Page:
Rocky Point’s cool Whips!

Cover Photo

Throughout a good part of its run from 1847 to 1996, Rocky Point Park hosted an amusement park staple known as the Whip.  If you missed out on riding the Whip before it was removed sometime in the 1980s, I’ll try to bring you back with this blog post.  If you were fortunate to ride it, hopefully this will rekindle some fond memories.

The Whip was a ride originally designed and built by W.F. Mangels Company of Coney Island, New York, United States.  William F. Mangels patented the Whip in 1914 and it soon became an extremely popular ride.



Here’s how Wikipedia describes it, although as a veteran Whip rider, I can’t say it does the ride justice.

“The ride consists of two circular wheel-like turn-table platforms on opposing sides of a rectangular base. Motors turn a cable that leads a number of 2–3 person seater cars that are attached, around a laminated wooden track. The ride follows the track while the cable turns. When the car reaches one of the turn-table platforms, the speed picks up forcing riders to one side as the car whips around the corner.”

The Whip shot into the spotlight early on when it was featured  prominently  in the 1917 silent movie “Coney Island” starring Fatty Arbuckle.

Fatty Arbuckle rides the Whip in 1917 silent film comedy ‘Coney Island’ Courtesy of Amusing The Zillions.

It is not known what exact year Rocky Point Park received its first Whip but it’s believed to have been sometime during the Harrington Era, possibly in 1920.

Courtesy of Rhode Trip Photography.

Rocky Point’s Whip was located near the rear of the park’s midway, near the loading area for the Wildcat roller coaster and the Mill Chutes Tunnel of Love ride.

Whip Pre Two
Courtesy of John Carothers
Whip Pre1
Courtesy of John Carothers
Rhode Island Historical Society

Whips with 8, 10, or 12 cars were available during this timeframe, and there’s no documentation to pinpoint how many cars Rocky Point’s had.  Hence, we don’t know if this Whip survived the 1938 hurricane, or was replaced by a new model shortly after Rocky Point reopened in 1948.

One thing for sure, Rocky Point’s post-1948 Whip was a 10-car model as seen in this 1957 photo.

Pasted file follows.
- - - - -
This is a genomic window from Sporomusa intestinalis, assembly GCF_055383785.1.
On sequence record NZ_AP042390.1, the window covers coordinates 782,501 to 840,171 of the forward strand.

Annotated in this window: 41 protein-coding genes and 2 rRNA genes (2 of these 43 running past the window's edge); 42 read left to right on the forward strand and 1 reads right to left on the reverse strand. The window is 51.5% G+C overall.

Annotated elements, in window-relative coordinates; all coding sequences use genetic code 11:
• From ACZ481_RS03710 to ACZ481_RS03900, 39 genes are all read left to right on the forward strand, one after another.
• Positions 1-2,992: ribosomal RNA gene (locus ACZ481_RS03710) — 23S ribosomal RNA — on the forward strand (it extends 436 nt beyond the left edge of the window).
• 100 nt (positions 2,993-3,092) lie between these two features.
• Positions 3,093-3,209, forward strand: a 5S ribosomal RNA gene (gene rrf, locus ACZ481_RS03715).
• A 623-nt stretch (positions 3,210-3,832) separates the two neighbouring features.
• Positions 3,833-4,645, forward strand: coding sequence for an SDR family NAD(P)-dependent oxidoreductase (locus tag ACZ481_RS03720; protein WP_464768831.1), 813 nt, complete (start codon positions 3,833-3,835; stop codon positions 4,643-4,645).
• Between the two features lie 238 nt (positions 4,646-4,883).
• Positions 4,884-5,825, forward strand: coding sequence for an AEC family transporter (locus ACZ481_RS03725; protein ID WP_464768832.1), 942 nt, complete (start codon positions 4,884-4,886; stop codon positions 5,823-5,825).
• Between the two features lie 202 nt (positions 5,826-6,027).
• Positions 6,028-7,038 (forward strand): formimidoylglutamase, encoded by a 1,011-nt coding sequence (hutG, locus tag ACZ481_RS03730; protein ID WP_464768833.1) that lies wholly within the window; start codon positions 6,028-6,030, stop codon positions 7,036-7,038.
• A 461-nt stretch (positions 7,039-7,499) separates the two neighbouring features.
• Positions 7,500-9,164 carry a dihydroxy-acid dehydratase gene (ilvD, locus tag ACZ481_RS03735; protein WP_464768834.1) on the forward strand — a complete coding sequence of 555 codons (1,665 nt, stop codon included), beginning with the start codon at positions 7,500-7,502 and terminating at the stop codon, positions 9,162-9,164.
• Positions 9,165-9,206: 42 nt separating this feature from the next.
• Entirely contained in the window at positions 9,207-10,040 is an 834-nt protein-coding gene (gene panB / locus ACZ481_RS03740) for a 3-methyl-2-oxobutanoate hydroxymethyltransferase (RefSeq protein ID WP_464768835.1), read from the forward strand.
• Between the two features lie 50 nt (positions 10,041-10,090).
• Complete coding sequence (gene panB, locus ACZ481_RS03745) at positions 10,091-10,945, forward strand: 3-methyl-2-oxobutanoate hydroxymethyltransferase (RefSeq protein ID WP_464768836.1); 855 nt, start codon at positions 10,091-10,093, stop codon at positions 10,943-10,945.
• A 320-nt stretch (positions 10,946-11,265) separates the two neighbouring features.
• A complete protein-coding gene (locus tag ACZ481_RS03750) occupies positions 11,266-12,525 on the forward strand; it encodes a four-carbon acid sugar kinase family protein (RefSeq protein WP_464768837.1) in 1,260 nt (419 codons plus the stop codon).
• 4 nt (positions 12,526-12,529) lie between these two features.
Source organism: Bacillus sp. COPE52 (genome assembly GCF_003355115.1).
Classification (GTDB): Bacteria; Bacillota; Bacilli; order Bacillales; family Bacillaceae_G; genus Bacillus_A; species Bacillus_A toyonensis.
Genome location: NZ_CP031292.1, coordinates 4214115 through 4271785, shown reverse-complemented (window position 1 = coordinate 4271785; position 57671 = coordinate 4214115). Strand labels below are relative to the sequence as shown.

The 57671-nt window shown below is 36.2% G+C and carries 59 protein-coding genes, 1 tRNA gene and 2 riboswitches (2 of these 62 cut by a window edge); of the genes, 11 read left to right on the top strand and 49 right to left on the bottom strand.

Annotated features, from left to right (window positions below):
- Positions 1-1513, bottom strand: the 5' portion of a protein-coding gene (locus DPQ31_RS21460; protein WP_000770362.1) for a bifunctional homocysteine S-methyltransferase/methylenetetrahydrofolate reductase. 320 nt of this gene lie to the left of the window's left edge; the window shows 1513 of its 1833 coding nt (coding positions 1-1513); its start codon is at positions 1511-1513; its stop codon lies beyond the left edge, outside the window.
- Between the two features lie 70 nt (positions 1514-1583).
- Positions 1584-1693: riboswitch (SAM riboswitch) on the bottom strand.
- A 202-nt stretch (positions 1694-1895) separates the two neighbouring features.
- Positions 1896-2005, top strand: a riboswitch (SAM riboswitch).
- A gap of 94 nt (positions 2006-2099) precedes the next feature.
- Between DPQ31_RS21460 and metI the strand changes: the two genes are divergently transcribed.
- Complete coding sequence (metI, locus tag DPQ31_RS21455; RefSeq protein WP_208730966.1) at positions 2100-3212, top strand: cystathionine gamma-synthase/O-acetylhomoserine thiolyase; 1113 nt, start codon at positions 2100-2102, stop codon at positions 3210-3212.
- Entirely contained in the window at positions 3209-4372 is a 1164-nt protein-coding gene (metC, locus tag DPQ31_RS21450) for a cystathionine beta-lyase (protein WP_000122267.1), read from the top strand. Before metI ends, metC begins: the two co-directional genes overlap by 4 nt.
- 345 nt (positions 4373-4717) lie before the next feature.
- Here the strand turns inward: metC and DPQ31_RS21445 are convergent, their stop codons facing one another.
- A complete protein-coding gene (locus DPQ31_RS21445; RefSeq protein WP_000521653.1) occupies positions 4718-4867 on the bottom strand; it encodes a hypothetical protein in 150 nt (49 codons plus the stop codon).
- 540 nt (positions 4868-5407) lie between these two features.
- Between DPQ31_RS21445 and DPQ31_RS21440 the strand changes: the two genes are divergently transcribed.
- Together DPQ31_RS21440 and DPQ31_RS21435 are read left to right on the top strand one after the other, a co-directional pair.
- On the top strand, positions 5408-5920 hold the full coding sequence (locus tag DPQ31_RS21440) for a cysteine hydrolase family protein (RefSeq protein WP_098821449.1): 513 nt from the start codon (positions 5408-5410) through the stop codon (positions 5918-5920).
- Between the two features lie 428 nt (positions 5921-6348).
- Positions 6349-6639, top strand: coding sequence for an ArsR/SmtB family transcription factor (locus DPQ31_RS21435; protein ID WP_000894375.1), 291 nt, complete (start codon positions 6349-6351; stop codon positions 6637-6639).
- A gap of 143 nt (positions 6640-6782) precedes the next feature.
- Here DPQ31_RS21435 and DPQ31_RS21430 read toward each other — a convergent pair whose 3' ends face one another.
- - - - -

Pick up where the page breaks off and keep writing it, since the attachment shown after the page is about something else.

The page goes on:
Providence Journal photo

The Caruso Family owned and operated the Whip in its post 1948 location along side the Arcade.

Providence Journal photo

When the Flume was added during the 1971 season, the Whip was moved to the front of the midway to fill a void left by the departing Cuddle Up ride.

Whip Thompson
Courtesy of Mark Thompson

In keeping with Rocky Point’s famed policy of recycling signs, the Whip was now the “Ride, Hug, and Swing” which was actually the verbiage on the back side of the Cuddle Up sign!

Don Tassone
Photo credit: Don Tassone
Whip 1970s
Courtesy of Bill Luca
Whip Darlene
Courtesy of Darlene Sabol


Whip1970s three
Anita Cerri Ferla/You Must Be This Tall movie collection

Those who rode the Whip in this location will never forget disembarking at the conclusion of the ride and feeling the sun-fed heat from the metal gridiron piercing the bottoms of your Keds or Chuck Taylors as you “hot footed it” to the exit!

Whip 1970s Two
Courtesy of Dusty Leigh Landry
Providence Journal photo

Rocky Point replaced its Whip with the Apollo 11, again, sometime in the 1980s.

Courtesy of Marilyn Creelman

Where the Whip’s contents ended up, is not known, although the former Whalom Park (Lunenburg, Massachusetts), still in operation at the time, had been collecting components from closed Whips for decades in order to keep its vintage ride up and running.  So it’s possible that former park scooped it up.  Below is a blurry photo I shot in 1997 with a Fling Camera of the Whalom Whip.  You can see the mismatched art on the cars.

Whalom Whip
Photo by George LaCross

If you want to ride a Whip today, the closest one is at Playland Park in Rye, NY.  And trust me, it’s worth the three-hour drive.  Playland has the best Whip I’ve ever ridden!  This Whip debuted with Playland Park in 1928 but several accounts indicate that the ride was relocated from the former Paradise Park, also in Rye, which had closed a year earlier.  The cars on Playland’s Whip were replaced with then-newer Mangels models in the late 1940s.  Here’s a fan’s video.


Whip nameplate
Playland Whip photo by George LaCross

2 thoughts on “Rocky Point’s cool Whips!

  1. I do recall that HOT platform in the sun. Most other parks had theirs under a roof (Lincoln Park, Playland, Knoebels to name a few), but you could fry an egg on those metal plates at Rocky Point!

    Liked by 1 person

    1. Thanks for mentioning my family and our long history with Rocky Point Park. Yes, we owned The Whip and The Rockets as well from 1948 until the early 60’s, as you know. It was exciting as a little kid to have the run of the Park, and ride for free on everything. Later, as I got older, I sold tickets in our Ticket Booth for both rides..I also knew how to operate both rides. In fact, my whole family worked the rides in one way or another..My Mom and sister worked selling tickets, my older brother, Richard, operated the Whip, my Dad, when he was there, would operate either the Whip or the Rockets. It was an exciting childhood, and every kid’s dream..kinda like joint the circus.. it shaped my life and gave me lifelong wonderful memories.

      Liked by 2 people

Leave a Reply

Fill in your details below or click an icon to log in: Logo

You are commenting using your account. Log Out /  Change )

Google photo

You are commenting using your Google account. Log Out /  Change )

Twitter picture

You are commenting using your Twitter account. Log Out /  Change )

Facebook photo

You are commenting using your Facebook account. Log Out /  Change )

Connecting to %s